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Corman's World: Exploits of a Hollywood Rebel (15)

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The ViewLondon Review

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Review byMatthew Turner15/02/2012

Four out of Five stars
Running time: 95 mins

Thoroughly entertaining documentary that takes a comprehensive look at the extraordinary career of legendary writer-director-producer Roger Corman, told through the contributions of a dazzling array of talking heads.

What's it all about?
Directed by first-time filmmaker Alex Stapleton, Corman's World: Exploits of a Hollywood Rebel puts writer, director and producer Roger Corman under the lens, examining his life from his first job as a script reader for Fox, to the set of DinoShark, his current monster movie for the Sci-Fi channel and his 390th film as producer.

Corman's career is endlessly fascinating, whether it's churning out cheapo creature features, teenage rebel flicks, biker pics and druggie dramas in the 50s and 60s, or embracing the ratings system to make proper full-on exploitation features in the 70s (usually women-in-prison movies and schlocky horror pics). There are also his more critically acclaimed works such as the Edgar Allen Poe horror movies he made with Vincent Price or the little-seen race hatred masterpiece The Intruder, which gave William Shatner his first starring role. On top of that, Corman also moved into distribution of acclaimed arthouse films, giving wide US releases to films by the likes of Bergman and Fellini.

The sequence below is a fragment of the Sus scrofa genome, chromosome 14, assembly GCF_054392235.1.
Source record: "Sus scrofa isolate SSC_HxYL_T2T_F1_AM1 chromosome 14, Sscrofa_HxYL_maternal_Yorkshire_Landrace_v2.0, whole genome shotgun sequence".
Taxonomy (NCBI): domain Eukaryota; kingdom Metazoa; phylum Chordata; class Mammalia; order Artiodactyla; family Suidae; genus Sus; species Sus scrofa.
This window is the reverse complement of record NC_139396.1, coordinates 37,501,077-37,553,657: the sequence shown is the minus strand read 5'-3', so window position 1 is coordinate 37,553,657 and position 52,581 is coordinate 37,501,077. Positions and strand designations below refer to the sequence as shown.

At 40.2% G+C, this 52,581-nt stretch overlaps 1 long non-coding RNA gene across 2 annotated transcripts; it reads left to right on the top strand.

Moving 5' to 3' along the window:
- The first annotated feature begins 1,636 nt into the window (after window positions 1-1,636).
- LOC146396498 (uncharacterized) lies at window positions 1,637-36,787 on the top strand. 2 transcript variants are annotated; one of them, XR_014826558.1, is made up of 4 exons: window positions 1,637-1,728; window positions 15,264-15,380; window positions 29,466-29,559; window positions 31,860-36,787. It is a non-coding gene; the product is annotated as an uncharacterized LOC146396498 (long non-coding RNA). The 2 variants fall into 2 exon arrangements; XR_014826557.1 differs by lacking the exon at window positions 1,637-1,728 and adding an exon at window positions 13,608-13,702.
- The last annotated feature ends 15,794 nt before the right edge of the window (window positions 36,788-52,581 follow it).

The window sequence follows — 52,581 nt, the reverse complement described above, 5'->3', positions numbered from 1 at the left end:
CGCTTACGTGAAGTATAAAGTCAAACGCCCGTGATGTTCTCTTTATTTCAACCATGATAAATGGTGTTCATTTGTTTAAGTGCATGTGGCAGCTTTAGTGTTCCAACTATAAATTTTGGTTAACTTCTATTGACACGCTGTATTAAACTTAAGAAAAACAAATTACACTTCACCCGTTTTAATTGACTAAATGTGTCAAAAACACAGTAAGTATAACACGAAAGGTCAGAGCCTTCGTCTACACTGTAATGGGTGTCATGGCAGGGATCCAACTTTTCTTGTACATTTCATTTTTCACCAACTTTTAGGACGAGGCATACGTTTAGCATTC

The Good
As well as frequent contributions from Corman himself, the film is narrated by a dazzling array of talking heads that includes Jack Nicholson, Martin Scorsese, Robert De Niro, Bruce Dern, Pam Grier, Joe Dante, Jonathan Demme and Ron Howard, all of whom began their careers on one of Corman's films. Nicholson is particularly entertaining as he recalls that no-one else would give him a job back then and chuckles when he recalls the sheer awfulness of some of his early films; he also provides a genuinely moving moment towards the end of the film when he bursts into affectionate tears while trying to articulate his love for Corman.

The talking head segments are interspersed with an array of extremely entertaining clips, expertly edited to illustrate on-screen comments and often with tongue firmly in cheek, such as when Joe Dante notes that scripts would often come back with notes saying “Opportunity for nudity here?” and Stapleton cuts to a montage of boob shots.

The Great
One of the things that emerges from the various anecdotes is Corman's extraordinary ability to read and understand the marketplace (e.g. spotting the appetite for teenage/biker pictures). However, this ability also meant that Corman immediately realised that the success of films like Jaws and Star Wars in the 1970s would have a detrimental effect on his big screen career, because it meant that studios were throwing bigger budgets at the sort of films he'd always specialised in.

Worth seeing?
Corman’s World: The Exploits of a Hollywood Rebel is a hugely enjoyable a frequently funny documentary that will hopefully have you seeking out Corman's back catalogue. Highly recommended.

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Content updated: 27/08/2014 12:06

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